Title means "Quietness", "Comfortable Sound" and "Excellent Acoustics"




Nagata Acoustics News 98-9iNo.129j
Issued : September 25, 1998





Nono's Prometeo and Akiyoshidai International Art Village

by Keiji Oguchi

Concert Hall (Prometeo arrangement)
The 10th Akiyoshidai International Contemporary Music Seminar and Festival was held from August 25 to August 31 at the new Akiyoshidai International Art Village in Yamaguchi Prefecture. The new Art Village was built in a valley located east of Akiyoshidai, which is famous for its karst geological formations. On the west side of the International Art Village, a mountain stands between it and Akiyoshidai. Indeed, the facility is surrounded on three sides by mountains, gracefully and naturally isolating it from the effects of man-made noise. Only the road that serves as the Art Village's approach opens onto flat land.

The new Art Village was conceived and executed with the aim of providing a venue for the Akiyoshidai International Contemporary Music Festival. The new facility is comprised of two buildings. One, that is shaped like a squared-off "U," contains a hall, lecture rooms and lesson studios. The other building contains dining and overnight accommodations. Yamaguchi Prefecture and the town of Akiyoshi sponsored the project. Arata Isozaki was responsible for the Art Village's architectural design.

<< History of the International Contemporary Music Seminar and Festival >>

The Akiyoshidai International Contemporary Music Seminar began in 1988 as the brainchild of Terumichi Tanaka, Associate Professor at Yamaguchi Junior Arts College, and Tatsuya Kawasoi, Associate Professor at Shimane University, in neighboring Shimane Prefecture. These two young contemporary music composers decided to establish a seminar to which they would invite a Japanese world famous composer, Toshio Hosokawa, as the artistic director of the Seminor & Festival.

Every summer, the Seminar and Festival invites a young composer or performing musician who is active in the genre of contemporary music. To date, the majority of invitees have been from Europe. The seminar part of the program is held during the daytime and concerts are performed in the evenings.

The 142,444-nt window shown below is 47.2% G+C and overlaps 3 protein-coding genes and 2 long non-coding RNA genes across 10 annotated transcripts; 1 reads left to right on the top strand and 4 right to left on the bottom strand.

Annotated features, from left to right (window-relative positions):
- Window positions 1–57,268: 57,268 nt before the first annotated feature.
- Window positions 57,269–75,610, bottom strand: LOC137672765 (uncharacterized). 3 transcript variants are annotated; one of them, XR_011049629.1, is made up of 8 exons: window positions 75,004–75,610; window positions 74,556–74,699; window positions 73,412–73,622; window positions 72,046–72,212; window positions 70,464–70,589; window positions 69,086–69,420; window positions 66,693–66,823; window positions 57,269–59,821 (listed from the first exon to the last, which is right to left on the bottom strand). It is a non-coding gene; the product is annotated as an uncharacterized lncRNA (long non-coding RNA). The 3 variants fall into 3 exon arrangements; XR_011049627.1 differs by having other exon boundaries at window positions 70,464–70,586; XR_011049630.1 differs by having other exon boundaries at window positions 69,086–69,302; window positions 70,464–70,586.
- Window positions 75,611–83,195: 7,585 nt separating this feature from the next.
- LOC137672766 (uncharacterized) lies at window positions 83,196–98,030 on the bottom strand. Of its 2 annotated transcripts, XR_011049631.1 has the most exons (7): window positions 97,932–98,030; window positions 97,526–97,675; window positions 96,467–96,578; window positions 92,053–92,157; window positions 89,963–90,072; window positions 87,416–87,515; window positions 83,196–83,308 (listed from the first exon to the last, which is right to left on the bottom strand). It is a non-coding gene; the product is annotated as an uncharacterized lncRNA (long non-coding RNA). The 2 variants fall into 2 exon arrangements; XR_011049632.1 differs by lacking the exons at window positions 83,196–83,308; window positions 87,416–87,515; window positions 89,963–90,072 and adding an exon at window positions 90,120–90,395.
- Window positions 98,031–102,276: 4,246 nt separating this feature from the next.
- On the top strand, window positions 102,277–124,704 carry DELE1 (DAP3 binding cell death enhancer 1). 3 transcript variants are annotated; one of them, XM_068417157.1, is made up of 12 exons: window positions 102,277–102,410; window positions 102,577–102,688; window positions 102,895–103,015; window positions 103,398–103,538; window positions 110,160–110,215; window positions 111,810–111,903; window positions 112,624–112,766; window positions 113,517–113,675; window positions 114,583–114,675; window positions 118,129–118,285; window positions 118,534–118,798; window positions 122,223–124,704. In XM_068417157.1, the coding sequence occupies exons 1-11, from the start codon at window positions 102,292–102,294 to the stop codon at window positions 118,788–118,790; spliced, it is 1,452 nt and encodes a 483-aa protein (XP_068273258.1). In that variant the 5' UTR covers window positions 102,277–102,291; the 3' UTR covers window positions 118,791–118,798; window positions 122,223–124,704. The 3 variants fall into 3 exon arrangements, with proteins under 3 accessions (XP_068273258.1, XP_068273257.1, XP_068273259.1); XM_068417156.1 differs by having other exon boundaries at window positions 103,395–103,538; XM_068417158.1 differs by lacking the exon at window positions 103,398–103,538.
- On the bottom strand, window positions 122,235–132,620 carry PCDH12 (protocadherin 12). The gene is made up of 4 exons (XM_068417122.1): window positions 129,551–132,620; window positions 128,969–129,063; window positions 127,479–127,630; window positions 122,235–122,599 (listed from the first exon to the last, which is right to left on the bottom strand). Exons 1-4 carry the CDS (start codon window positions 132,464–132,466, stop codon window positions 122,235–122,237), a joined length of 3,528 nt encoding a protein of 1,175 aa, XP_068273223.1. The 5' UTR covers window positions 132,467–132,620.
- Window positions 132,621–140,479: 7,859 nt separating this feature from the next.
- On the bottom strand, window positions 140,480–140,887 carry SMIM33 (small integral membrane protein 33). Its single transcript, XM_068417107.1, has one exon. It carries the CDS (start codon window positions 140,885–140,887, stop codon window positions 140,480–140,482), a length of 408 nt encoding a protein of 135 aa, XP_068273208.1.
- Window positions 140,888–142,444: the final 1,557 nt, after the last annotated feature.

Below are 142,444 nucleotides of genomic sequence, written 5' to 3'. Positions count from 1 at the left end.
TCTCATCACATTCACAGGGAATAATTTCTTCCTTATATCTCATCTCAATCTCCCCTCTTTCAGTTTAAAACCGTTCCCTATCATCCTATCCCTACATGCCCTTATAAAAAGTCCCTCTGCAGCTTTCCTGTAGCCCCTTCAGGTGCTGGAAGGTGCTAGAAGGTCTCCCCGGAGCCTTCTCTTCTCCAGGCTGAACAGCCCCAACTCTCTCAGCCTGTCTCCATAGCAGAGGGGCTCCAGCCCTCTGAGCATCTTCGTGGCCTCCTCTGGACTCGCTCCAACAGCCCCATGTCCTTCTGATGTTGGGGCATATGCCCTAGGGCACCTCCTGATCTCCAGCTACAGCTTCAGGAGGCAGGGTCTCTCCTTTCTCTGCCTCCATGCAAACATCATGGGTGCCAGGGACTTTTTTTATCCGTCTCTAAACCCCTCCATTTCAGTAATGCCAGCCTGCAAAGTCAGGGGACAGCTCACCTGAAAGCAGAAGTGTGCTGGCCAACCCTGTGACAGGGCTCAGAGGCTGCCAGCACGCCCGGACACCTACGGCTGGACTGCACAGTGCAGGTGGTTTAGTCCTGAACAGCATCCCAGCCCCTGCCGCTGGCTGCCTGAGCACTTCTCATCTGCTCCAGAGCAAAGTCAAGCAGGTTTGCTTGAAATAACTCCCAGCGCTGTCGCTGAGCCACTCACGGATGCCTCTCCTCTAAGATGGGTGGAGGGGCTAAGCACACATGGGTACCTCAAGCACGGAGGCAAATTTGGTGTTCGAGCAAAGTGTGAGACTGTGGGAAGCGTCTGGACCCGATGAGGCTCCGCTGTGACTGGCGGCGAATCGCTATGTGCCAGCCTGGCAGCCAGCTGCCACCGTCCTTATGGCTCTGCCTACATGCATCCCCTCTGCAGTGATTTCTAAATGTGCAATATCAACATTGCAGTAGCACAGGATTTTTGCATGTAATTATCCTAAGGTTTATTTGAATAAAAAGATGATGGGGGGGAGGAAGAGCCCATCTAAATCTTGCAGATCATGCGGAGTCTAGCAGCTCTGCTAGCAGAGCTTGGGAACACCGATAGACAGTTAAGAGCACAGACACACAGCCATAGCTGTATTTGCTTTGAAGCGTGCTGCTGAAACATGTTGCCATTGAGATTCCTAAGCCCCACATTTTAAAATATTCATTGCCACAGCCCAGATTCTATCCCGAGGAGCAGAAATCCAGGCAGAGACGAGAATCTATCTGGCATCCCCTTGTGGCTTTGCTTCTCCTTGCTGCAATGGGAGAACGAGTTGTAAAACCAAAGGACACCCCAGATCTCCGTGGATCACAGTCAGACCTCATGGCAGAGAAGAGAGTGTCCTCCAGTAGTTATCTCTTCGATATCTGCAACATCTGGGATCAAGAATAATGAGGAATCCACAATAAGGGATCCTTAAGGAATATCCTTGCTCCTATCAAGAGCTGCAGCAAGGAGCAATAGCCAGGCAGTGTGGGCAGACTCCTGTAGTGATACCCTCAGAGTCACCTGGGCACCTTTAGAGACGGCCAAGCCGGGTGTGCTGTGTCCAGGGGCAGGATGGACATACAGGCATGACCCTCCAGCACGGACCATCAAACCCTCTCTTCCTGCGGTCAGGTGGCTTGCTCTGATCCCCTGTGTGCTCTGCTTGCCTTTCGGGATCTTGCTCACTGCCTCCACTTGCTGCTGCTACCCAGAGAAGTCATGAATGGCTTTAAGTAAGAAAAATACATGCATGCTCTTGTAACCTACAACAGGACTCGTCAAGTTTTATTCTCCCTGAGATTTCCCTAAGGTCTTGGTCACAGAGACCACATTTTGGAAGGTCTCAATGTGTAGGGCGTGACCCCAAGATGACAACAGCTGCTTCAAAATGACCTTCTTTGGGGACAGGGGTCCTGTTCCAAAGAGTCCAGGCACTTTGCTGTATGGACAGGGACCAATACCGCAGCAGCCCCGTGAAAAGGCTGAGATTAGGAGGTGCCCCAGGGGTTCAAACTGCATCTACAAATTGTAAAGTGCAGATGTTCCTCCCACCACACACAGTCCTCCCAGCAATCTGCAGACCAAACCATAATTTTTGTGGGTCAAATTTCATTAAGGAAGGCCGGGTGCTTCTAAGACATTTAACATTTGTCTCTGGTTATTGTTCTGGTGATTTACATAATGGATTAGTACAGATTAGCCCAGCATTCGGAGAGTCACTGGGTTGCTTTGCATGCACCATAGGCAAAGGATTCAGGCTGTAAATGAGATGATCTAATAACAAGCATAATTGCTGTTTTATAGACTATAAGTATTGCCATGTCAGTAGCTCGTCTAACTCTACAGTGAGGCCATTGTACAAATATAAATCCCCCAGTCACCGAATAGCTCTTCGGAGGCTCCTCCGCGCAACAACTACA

<< The Japan Premiere of Nono's Prometeo >>

This year, with the seminar and festival's 10th anniversary and the opening of Art Village coinciding in the same year, the Seminar and Festival planners put together an especially exciting program. Based on the suggestion of Toshio Hosokawa, the seminar and festival planners decided on Luigi Nono's opera, Prometeo, A tragedy for the ears, as the centerpiece event of the Art Village's opening festivities. This was the Japanese premiere of Prometeo, which was first performed in Venice in 1984, six years before the composer's death in 1990.

Prometeo is billed as an opera, but it is certainly not an opera in the conventional sense of that word. The work requires the placement of four orchestral ensembles and a chorus, plus instrumental and vocal soloists and narrators staged in two spiral formations that surround the audience like a crown on platforms set above it. In order to combine the sounds from these sources with "betrie" glass percussion instruments, add special effects, and provide amplification, 12 speakers must also be installed, at varying heights, inside each of the two spirals of performers. The audience, seated inside the spirals, hears the performance from multiple directions.

Abandoning the cohesiveness of a single conductor, the work must rely on two conductors because there is no vantage from which a single conductor can see all of the performers. At certain places in Prometeo, the two conductors proceed at different tempos.

While this phenomenon is influencing the performers, four electrical acoustic design and engineering professionals sit in the center of the performance area altering the output from the 12 speakers according to instructions included in Prometeo's score. The directions to these four "performers" include an array of digital acoustical effects such as filtering, delay, pitch shifts, reverberation lengthening (the longest of these lasting 30 seconds), amplification increases of equal durations, and the movement of sound images among the speakers. Occurring in real time, the playing of the live electronics part of the score is as critical to the performance as the interpretations of the scores of the more traditional performers, and the capabilities of the four acoustical electronics professionals are perhaps the most sensitive factor in ensuring that Prometeo is performed truly as the composer intended.